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10 Ways to Produce Unrivaled Content

“It’s hard to put into words.”

How many times have you heard that expression?

I came across Bruce Mau’s Incomplete Manifesto for Growth, which I realize he wrote for a different purpose. It’s an excellent read for project managers especially, but I highly recommend it for content writers as well.

In any case, I thought that some of his ideas are perfectly suited to the world of marketing communications. So I embellished a little to illustrate ten ways to produce unrivaled content:

  • Ask silly questions: First of all, they only sound silly to you. Secondly, people love to answer questions about themselves and what they do. They certainly don’t find it silly. In fact they might go on and on. But somewhere in there they’ll drop little nuggets of information, which are fodder for content-rich ideas.
  • Listen carefully: When others speak, listen. Whether you’re at a party or at a meeting. If you pay attention you will hear things that make for a remarkable story. But you’ve got to listen.
  • Begin anywhere: I don’t mean lose your focus. I mean don’t be paralyzed by ‘the fear of the beginning’. Start writing what’s on your mind. You can re-organize later. Just start.
  • Keep moving: When you start writing, don’t get up until you’re done. You might lose your train of thought. Just keep moving.
  • Drift if you must: Allow yourself to get carried away. There’s no formula to creativity. Sometimes you must let your thoughts travel beyond your experiences to distant places, people and practices.
  • Don’t be cool: Say it plainly. Trying to be witty and cute might backfire on you. Others might not think you’re so cool. But if you say it plainly, no one can fault you for it.
  • Forget technology: Sometimes technology distracts. Ideas are produced in your mind. And in order for your mind to be fruitful it needs some peace and quiet once in a while. By the way, using a pen and paper is still the best way to brainstorm (I don’t care what anyone else says).
  • Get out more: I love what Bruce Mau says: “The bandwidth of the world is greater than your computer graphic-simulated environment.” Take a walk (take your notebook with you), sail a boat or ride a horse. Ideas will come. Guaranteed.
  • Don’t clean your desk: “You might find something there in the morning that you didn’t see last night.” I can’t tell you how many times I’ve come across a piece of junk mail lying on my desk, that has provided the perfect idea for a blog article!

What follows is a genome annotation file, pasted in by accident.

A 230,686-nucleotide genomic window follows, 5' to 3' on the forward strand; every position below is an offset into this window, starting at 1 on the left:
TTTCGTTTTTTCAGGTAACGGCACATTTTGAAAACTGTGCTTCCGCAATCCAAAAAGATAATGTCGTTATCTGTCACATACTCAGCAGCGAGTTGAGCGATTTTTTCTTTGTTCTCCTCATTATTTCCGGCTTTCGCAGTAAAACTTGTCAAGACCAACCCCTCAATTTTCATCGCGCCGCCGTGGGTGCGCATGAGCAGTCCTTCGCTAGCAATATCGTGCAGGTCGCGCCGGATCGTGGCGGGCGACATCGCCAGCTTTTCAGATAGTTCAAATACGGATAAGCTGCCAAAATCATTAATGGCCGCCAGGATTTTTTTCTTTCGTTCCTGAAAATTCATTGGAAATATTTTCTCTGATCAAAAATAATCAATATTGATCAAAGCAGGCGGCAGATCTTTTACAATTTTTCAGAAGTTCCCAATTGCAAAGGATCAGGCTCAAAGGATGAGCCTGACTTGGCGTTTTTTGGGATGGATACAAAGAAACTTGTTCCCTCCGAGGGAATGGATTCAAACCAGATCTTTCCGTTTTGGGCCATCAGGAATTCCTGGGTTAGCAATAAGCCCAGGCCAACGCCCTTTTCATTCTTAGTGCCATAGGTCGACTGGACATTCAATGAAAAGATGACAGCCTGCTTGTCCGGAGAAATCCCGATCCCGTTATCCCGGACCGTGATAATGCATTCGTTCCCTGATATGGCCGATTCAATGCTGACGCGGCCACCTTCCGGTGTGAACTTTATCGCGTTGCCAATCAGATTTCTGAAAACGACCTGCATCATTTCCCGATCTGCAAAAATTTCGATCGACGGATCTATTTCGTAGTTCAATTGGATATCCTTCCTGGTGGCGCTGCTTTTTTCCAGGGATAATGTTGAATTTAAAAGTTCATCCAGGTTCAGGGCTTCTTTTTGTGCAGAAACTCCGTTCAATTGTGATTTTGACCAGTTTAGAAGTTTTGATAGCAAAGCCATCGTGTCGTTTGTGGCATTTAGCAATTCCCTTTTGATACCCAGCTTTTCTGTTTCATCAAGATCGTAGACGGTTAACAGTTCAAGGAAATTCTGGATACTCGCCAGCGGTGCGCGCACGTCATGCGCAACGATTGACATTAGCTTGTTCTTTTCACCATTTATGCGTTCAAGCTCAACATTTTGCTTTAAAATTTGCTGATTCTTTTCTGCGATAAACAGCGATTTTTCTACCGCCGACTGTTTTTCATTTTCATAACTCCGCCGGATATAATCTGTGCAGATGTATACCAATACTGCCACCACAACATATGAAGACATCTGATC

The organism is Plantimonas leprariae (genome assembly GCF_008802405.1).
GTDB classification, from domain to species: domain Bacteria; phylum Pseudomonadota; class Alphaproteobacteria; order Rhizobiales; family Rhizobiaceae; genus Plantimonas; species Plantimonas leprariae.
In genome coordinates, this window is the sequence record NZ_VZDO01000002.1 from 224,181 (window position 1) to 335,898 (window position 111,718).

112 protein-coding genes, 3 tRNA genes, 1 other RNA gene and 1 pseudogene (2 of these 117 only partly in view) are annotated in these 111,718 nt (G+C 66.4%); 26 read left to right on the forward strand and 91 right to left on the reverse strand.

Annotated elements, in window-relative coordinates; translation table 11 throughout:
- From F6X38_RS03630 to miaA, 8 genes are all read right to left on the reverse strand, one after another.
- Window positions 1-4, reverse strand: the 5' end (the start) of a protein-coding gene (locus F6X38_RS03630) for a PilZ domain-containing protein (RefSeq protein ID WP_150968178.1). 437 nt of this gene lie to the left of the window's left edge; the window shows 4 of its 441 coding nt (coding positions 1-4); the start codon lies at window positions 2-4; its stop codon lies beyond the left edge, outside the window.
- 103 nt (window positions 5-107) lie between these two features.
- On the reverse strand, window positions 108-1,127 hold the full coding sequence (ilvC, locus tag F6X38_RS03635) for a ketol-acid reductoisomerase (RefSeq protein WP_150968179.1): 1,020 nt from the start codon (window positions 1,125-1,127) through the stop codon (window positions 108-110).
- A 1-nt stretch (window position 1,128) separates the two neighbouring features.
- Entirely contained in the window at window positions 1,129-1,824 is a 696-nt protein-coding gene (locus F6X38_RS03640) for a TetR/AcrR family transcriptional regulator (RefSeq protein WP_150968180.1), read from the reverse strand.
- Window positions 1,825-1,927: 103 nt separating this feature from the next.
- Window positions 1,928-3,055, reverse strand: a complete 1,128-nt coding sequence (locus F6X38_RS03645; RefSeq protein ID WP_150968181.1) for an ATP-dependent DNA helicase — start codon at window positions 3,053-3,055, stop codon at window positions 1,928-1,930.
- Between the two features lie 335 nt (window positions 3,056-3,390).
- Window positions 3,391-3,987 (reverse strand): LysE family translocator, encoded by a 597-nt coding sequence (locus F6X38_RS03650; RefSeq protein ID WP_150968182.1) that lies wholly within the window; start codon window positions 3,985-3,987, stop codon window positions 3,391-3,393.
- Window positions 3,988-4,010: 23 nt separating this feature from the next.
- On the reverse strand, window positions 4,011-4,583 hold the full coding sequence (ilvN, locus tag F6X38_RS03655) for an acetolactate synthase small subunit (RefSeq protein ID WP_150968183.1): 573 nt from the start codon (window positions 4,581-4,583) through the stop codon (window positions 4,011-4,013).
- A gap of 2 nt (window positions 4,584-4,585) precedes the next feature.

• Make up words: No I don’t mean refudiate’ or mis-underestimate’. Coin meaningful new phrases and expressions that other content writers will want to adopt and introduce into their own lexicon. Think of Mark Zuckerberg’s ‘social graph’.

Are there other techniques to produce unrivaled content? Of course there are. Again, be sure to read Bruce Mau’s ideas for more provocative inspiration. In the meantime, do you have any provocative suggestions of your own?


  1. I agree with everything noted in your post! I think I personally need to do more “listening” so that I can do more content writing that answers questions most people ask withing my trade. I read before from you about making your content plain and easy to read, and that’s helped me a lot with removing initial pressure to just do it. Great post!

    • Thanks for your feedback JP,

      I’m really glad that you’re finding this blog resourceful. Listening is an important skill for writers. It’s as important as reading. In both cases, you’re allowing yourself to learn from other people’s experiences. Using clear, plain language is also a challenge because a lot of times, we want to use big words to show off. Most of the time, it backfires as readers see right through that. Stay tuned for more great articles. Thank you.

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